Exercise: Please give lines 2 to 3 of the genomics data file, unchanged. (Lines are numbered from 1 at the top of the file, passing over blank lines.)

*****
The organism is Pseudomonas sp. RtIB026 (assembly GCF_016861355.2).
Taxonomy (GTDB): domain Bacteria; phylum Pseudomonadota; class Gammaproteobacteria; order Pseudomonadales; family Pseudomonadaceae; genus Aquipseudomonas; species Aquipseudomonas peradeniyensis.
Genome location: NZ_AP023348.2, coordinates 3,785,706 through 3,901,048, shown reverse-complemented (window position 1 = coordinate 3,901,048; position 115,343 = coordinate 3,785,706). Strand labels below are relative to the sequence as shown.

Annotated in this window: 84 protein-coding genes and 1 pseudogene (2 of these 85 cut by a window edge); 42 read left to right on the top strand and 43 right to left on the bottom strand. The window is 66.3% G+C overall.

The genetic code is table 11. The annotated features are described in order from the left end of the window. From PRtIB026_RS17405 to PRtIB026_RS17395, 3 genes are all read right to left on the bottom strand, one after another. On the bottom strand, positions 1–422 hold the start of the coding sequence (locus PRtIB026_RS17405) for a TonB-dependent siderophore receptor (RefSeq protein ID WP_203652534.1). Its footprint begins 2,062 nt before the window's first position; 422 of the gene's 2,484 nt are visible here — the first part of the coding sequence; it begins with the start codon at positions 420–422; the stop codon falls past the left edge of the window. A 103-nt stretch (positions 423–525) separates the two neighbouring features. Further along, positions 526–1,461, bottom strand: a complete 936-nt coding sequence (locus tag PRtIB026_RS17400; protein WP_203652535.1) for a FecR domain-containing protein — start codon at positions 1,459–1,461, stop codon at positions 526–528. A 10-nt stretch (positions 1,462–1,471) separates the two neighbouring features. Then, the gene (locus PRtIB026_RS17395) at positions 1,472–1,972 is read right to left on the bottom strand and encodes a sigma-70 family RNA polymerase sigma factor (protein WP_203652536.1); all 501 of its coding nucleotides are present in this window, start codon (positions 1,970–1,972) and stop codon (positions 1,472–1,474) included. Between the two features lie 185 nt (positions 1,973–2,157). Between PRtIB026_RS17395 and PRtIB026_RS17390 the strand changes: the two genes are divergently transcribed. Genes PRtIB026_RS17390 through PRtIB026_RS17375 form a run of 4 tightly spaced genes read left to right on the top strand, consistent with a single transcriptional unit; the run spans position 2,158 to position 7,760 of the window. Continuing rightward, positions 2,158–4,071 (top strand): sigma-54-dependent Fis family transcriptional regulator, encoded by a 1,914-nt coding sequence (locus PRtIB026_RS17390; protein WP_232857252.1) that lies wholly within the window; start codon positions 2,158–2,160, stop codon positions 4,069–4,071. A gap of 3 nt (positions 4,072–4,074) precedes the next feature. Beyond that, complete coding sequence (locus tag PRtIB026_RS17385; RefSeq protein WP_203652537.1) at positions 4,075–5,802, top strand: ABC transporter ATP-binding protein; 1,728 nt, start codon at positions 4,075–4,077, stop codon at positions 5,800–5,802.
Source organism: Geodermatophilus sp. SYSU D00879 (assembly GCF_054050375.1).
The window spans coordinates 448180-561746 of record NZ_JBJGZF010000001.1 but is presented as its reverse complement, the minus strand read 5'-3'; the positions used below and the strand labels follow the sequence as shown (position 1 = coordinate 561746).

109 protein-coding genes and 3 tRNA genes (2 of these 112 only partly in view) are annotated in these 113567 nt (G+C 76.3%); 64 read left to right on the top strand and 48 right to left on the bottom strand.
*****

Taxonomy (GTDB): domain Bacteria; phylum Pseudomonadota; class Gammaproteobacteria; order Pseudomonadales; family Pseudomonadaceae; genus Aquipseudomonas; species Aquipseudomonas peradeniyensis.
Genome location: NZ_AP023348.2, coordinates 3,785,706 through 3,901,048, shown reverse-complemented (window position 1 = coordinate 3,901,048; position 115,343 = coordinate 3,785,706). Strand labels below are relative to the sequence as shown.